A safe and happy journey

29 March, 2006 – Gokulpur, Kolkata, West Bengal

Bharata Yatra 2006 began with the start of February {news}. The past two months have been full of bus trips, roadside satsangs, bhajans in myriad Indian languages and of course hundreds of thousands of people from all parts of India coming into Amma’s arms. With the conclusion of darshan in Kolkata in the wee hours of morning on the 29th, the yatra had finally come to an end.

But the next evening, just after sunset, Amma called all of the brahmacharis, brahmacharinis and devotees who had accompanied her on the tour for one last satsang on the roof of one of the ashram buildings.

At first, Amma discussed the Ashram’s ongoing tsunami-relief work, instructing one senior brahmachari to go to the Andaman Islands, off the coast of Tamil Nadu, to start constructing houses there. She also told both the brahmacharis and brahmacharinis that there was more relief work to do back at Amritapuri, specifically the construction of some homes on the mainland side of the backwaters.

When Amma asked her children to say something, one of them said, “Come back soon.” To this Amma responded, “Do you mean you want me to fall sick? All the programs are already fixed. When you say ‘come back soon,’ either it means there should be some problem with the programs or Amma should fall sick. You shouldn’t pray like this. You should pray that you come to be able to see Amma clearly in your heart.”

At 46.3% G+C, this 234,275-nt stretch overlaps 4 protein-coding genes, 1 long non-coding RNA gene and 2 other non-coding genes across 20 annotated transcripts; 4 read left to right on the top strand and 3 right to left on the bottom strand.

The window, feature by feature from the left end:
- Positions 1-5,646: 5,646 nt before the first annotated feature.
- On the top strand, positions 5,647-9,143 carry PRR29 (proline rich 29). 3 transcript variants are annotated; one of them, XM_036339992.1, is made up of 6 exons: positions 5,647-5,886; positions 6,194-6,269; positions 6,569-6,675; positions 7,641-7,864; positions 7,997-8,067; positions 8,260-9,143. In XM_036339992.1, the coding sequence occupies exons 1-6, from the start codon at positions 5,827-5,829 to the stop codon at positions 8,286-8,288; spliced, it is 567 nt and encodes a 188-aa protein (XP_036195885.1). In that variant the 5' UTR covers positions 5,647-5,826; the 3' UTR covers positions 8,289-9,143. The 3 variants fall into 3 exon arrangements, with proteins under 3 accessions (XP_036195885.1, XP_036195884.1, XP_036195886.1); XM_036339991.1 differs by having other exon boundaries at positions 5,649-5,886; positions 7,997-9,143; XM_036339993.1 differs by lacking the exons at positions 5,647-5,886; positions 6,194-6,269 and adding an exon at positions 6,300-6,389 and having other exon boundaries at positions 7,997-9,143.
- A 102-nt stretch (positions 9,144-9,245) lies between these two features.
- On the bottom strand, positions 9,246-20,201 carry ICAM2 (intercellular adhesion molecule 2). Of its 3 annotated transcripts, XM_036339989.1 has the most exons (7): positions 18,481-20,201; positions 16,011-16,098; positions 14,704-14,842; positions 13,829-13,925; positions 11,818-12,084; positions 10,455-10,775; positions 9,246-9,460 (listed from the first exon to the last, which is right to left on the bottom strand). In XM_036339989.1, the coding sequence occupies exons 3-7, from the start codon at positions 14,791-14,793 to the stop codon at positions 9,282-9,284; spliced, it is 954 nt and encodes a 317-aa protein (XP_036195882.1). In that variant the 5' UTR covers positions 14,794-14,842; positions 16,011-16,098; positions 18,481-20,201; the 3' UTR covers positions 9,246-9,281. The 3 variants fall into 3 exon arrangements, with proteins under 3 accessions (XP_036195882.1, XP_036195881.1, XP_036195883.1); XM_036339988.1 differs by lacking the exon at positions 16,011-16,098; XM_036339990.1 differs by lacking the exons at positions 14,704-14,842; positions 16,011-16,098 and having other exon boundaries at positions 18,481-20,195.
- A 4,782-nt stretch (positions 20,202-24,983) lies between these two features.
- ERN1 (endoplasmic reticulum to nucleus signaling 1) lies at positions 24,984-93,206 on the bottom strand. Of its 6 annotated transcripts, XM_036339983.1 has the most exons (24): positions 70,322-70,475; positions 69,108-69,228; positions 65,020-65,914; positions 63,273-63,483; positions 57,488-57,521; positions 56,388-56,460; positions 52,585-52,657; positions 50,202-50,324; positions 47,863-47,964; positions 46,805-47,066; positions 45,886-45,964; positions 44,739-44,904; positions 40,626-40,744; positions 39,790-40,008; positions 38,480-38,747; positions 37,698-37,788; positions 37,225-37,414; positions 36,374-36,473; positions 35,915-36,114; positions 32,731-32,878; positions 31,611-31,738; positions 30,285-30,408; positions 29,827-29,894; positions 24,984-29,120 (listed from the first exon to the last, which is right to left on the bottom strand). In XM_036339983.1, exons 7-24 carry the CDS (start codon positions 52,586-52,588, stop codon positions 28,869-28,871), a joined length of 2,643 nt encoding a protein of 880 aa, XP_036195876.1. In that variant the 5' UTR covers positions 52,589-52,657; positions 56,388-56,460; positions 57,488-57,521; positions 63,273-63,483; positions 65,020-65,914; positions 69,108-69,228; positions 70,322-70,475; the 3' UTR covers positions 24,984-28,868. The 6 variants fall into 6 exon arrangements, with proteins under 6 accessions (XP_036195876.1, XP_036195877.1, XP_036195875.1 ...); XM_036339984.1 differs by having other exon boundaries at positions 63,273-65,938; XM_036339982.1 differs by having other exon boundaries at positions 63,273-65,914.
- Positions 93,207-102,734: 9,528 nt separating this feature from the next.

Amma then explained how most of the people who come to see her on her Indian Tour only have her darshan once every two years. She asked the ashramites to try to think of them and not themselves. “Instead of all the time thinking ‘I!,’ ‘I!,’ ‘I!,’ ‘I!’ and ‘for me!’ ‘for me!’ ‘for me!’, you should start thinking, ‘you’ and ‘for you,’” Amma said. “Only in compassion do we truly lose ourselves. In tapas [austerities], we still have the attitude that ‘I am the doer.’”

Telling her ashram children that they must struggle to keep their thirst for liberation alive, Amma gave them instructions to do as much japa and meditation on their bus trip back to Amritapuri as possible.

Before getting up to go to the airport for her trip to Australia, Amma then blessed everyone: “Children, may your journey be safe and happy.”

Was it a blessing for the physical journey or for the inner one?